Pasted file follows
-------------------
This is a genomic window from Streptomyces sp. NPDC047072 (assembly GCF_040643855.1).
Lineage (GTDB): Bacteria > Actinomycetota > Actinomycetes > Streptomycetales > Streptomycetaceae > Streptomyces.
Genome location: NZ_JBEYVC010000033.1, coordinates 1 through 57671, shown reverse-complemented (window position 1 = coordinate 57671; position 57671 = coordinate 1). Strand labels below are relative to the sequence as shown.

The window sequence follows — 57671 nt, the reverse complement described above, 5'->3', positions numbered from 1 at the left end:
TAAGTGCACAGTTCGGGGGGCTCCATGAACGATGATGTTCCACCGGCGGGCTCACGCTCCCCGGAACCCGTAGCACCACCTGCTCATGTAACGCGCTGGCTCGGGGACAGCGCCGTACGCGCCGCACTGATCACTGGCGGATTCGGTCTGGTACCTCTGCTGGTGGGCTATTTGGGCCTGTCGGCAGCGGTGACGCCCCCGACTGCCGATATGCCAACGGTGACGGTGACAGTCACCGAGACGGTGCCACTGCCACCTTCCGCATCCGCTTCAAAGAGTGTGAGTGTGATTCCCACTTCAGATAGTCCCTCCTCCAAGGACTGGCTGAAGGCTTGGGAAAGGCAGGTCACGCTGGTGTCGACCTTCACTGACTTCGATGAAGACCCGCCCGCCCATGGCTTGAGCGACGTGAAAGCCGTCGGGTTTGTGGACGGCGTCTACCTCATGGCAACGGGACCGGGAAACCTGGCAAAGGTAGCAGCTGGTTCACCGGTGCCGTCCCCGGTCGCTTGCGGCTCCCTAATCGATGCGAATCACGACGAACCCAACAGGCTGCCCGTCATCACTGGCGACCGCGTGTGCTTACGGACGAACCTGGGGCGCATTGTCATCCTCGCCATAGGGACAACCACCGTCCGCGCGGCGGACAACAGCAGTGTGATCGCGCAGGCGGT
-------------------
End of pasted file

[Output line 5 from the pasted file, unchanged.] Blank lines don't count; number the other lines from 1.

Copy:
TAAGTGCACAGTTCGGGGGGCTCCATGAACGATGATGTTCCACCGGCGGGCTCACGCTCCCCGGAACCCGTAGCACCACCTGCTCATGTAACGCGCTGGCTCGGGGACAGCGCCGTACGCGCCGCACTGATCACTGGCGGATTCGGTCTGGTACCTCTGCTGGTGGGCTATTTGGGCCTGTCGGCAGCGGTGACGCCCCCGACTGCCGATATGCCAACGGTGACGGTGACAGTCACCGAGACGGTGCCACTGCCACCTTCCGCATCCGCTTCAAAGAGTGTGAGTGTGATTCCCACTTCAGATAGTCCCTCCTCCAAGGACTGGCTGAAGGCTTGGGAAAGGCAGGTCACGCTGGTGTCGACCTTCACTGACTTCGATGAAGACCCGCCCGCCCATGGCTTGAGCGACGTGAAAGCCGTCGGGTTTGTGGACGGCGTCTACCTCATGGCAACGGGACCGGGAAACCTGGCAAAGGTAGCAGCTGGTTCACCGGTGCCGTCCCCGGTCGCTTGCGGCTCCCTAATCGATGCGAATCACGACGAACCCAACAGGCTGCCCGTCATCACTGGCGACCGCGTGTGCTTACGGACGAACCTGGGGCGCATTGTCATCCTCGCCATAGGGACAACCACCGTCCGCGCGGCGGACAACAGCAGTGTGATCGCGCAGGCGGT